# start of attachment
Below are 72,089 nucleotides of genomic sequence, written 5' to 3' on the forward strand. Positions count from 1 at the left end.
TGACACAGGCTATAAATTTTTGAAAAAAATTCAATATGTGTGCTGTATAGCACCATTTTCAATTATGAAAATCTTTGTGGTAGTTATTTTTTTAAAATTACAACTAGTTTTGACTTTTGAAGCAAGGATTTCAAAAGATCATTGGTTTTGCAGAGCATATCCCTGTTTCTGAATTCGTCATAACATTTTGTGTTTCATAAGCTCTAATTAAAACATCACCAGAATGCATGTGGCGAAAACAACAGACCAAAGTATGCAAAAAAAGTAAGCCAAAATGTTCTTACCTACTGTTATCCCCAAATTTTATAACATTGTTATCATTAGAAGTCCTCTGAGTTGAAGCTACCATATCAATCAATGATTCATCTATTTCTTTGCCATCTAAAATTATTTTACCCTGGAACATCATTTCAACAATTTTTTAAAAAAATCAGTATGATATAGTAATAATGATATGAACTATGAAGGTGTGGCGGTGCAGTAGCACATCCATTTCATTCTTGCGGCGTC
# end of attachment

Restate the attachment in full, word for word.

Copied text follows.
Below are 72,089 nucleotides of genomic sequence, written 5' to 3' on the forward strand. Positions count from 1 at the left end.
TGACACAGGCTATAAATTTTTGAAAAAAATTCAATATGTGTGCTGTATAGCACCATTTTCAATTATGAAAATCTTTGTGGTAGTTATTTTTTTAAAATTACAACTAGTTTTGACTTTTGAAGCAAGGATTTCAAAAGATCATTGGTTTTGCAGAGCATATCCCTGTTTCTGAATTCGTCATAACATTTTGTGTTTCATAAGCTCTAATTAAAACATCACCAGAATGCATGTGGCGAAAACAACAGACCAAAGTATGCAAAAAAAGTAAGCCAAAATGTTCTTACCTACTGTTATCCCCAAATTTTATAACATTGTTATCATTAGAAGTCCTCTGAGTTGAAGCTACCATATCAATCAATGATTCATCTATTTCTTTGCCATCTAAAATTATTTTACCCTGGAACATCATTTCAACAATTTTTTAAAAAAATCAGTATGATATAGTAATAATGATATGAACTATGAAGGTGTGGCGGTGCAGTAGCACATCCATTTCATTCTTGCGGCGTC